Under conditions of murderous exploitation, a worker dies at Amazon in Leipzig, Germany

As the early shift neared its end, a worker collapsed while sorting packages. Cardboard was placed around the body as a screen, and operations continued as usual. This is how several Amazon employees reported what they had seen.

On August 15, an Amazon employee died while working at the logistics centre in Leipzig. The case only recently became public knowledge. Journalists from Correctiv came across the case when they were researching abuses at the logistics giant in cooperation with several local newspapers.

Amazon in Leipzig [Photo by Medien-gbr/wikimedia / CC BY-SA 3.0]

There had already been a fatal accident at Amazon Gernsheim previously this year, in June. During maintenance work at around half past twelve at night, a 42-year-old man was buried alive by a falling conveyor belt. After being freed by the fire department and resuscitated on site, he died a day later in hospital.

In the US, government investigations are currently underway after three workers died in three weeks at Amazon warehouses in New Jersey.

These deaths shine a spotlight on the fatal consequences of Amazon’s exploitative working conditions.

One Amazon worker, who wished to remain anonymous, estimated that the deceased was “in his mid to late 40s.” He had to sort several hundred packages an hour into containers, the heaviest weighing more than 20 kilograms. After a half-hour break, work would continue nonstop.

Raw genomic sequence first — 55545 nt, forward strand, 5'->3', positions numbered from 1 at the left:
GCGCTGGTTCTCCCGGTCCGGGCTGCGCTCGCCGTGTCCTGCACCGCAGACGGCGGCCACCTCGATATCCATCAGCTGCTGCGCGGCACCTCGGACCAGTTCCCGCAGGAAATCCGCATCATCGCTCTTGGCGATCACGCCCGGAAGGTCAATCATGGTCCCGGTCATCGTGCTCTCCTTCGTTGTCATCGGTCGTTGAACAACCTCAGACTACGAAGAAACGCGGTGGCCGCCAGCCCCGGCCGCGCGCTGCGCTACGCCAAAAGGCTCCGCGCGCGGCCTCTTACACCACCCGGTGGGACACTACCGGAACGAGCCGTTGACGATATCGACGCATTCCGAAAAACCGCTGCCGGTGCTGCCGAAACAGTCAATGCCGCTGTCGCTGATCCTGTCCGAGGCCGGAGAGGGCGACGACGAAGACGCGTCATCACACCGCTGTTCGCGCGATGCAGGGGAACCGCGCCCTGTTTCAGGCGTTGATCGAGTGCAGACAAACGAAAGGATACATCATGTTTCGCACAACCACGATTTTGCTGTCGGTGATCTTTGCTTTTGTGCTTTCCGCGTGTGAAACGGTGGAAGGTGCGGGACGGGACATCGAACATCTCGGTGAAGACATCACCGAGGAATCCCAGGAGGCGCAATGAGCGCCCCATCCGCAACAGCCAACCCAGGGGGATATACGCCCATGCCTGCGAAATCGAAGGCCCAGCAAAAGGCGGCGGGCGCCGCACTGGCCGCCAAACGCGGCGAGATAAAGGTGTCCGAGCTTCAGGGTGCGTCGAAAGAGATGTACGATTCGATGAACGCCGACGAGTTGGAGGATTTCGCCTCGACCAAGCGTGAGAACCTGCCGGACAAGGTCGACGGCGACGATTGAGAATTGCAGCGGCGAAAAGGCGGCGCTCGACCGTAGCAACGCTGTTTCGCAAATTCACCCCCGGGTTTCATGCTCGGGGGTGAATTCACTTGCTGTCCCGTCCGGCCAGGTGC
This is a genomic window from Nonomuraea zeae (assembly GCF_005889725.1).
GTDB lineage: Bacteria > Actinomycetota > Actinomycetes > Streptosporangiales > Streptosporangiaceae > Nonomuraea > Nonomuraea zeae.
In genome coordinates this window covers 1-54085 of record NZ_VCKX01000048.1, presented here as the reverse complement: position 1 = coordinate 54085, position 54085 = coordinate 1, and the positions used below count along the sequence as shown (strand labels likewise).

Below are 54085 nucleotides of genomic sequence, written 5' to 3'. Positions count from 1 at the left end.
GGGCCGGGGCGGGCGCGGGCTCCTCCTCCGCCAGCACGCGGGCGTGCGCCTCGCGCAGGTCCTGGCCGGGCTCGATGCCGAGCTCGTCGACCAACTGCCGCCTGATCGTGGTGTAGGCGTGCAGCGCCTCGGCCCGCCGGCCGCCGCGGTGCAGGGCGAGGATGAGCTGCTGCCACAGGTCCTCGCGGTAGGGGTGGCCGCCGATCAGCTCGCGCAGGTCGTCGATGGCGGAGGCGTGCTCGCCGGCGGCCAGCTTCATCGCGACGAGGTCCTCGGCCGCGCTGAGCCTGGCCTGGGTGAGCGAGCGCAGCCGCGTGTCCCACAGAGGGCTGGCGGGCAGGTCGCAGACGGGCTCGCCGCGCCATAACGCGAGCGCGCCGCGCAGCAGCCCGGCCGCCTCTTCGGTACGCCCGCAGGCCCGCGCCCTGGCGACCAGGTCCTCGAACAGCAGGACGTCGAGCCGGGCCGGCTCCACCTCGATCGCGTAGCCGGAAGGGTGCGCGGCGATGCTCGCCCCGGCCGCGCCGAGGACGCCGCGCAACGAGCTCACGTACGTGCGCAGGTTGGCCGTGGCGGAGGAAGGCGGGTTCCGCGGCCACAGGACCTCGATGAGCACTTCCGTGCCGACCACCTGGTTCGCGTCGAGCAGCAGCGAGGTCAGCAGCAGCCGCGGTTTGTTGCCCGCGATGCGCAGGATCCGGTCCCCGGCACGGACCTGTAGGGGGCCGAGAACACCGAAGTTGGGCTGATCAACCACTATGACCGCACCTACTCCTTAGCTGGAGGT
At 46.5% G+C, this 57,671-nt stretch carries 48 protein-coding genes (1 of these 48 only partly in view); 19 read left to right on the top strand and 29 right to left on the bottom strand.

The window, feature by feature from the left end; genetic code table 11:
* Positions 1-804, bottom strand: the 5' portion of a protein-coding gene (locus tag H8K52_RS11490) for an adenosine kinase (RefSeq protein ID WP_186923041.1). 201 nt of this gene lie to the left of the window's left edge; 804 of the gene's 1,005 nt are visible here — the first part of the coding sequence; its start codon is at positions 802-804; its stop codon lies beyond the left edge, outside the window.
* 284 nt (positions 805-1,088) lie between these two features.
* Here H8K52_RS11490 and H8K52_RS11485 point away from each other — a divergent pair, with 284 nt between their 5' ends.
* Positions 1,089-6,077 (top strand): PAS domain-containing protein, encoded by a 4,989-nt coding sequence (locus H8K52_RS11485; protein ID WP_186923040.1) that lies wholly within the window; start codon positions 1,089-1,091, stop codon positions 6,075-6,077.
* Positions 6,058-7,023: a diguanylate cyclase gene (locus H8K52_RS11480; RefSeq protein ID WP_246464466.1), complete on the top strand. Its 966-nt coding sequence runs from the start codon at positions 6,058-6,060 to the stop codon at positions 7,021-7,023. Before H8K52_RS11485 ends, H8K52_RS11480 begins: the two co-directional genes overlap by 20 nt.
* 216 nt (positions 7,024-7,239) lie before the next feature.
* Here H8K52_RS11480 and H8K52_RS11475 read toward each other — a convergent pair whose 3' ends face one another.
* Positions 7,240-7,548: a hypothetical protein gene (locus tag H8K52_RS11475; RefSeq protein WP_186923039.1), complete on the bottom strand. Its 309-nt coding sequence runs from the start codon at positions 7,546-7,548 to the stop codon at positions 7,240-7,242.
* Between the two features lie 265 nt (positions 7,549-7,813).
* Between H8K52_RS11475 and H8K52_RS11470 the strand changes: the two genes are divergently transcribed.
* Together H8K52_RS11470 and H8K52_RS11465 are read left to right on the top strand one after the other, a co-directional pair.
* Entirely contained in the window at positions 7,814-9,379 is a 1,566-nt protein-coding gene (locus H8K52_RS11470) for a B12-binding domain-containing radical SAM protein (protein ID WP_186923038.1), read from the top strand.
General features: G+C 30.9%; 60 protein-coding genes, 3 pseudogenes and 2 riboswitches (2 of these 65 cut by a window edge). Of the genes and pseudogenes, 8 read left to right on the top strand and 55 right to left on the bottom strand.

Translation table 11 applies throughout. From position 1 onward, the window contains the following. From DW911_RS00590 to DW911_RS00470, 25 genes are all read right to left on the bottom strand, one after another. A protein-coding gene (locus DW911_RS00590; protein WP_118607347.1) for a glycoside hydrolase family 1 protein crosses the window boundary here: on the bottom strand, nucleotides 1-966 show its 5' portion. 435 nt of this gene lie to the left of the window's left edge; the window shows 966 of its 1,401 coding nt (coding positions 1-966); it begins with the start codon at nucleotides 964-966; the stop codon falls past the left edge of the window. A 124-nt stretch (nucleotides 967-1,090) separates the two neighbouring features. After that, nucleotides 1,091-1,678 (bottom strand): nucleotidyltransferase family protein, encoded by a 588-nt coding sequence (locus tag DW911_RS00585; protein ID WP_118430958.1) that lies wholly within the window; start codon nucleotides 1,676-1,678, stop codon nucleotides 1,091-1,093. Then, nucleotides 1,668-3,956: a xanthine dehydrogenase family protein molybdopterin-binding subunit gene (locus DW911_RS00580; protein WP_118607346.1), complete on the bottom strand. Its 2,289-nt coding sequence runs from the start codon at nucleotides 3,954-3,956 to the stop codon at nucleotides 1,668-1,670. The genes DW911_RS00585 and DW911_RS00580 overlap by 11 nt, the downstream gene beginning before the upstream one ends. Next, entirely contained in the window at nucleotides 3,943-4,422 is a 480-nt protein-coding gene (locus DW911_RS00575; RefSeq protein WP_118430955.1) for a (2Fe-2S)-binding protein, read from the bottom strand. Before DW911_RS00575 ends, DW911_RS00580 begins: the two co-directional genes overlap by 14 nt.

Works council member Thomas Rigol told Junge Welt that many workers take painkillers before starting their shift. A logistics worker walks at least 15 kilometres every day, which is almost the length of a half-marathon.

Amazon claims it “locked down the workstations” following the worker’s death, shut down the conveyor belts, and gave all staff the option of going home with pay. However, this offer apparently did not go over well with the workers. According to Rigol, a member of the Verdi union, such offers did exist, but at the time it was not clear whether this was paid or unpaid and whether the promise applied to everyone, according to Junge Welt.

Amazon did not comment on the question of why shift operations were not stopped that day.

Amazon’s indifference to workers’ lives and health is not new. Last December, six US workers died at the Edwardsville, Illinois fulfilment centre because Amazon refused to stop work despite tornado warnings. “Amazon won’t let us go,” read the final text message sent by one of the deceased to his significant other.

The company is also indifferent to the risk posed by coronavirus, accepting mass infections. For example, in April 2021, the TV magazine programme “Panorama” reported that Amazon banned its employees at the Winsen site in Lower Saxony from protecting themselves at work by wearing FFP2 masks. Only less effective disposable medical masks were allowed. At Amazon Leipzig, FFP2 masks were not explicitly banned, but the company refused to pay for the mandatory breaks.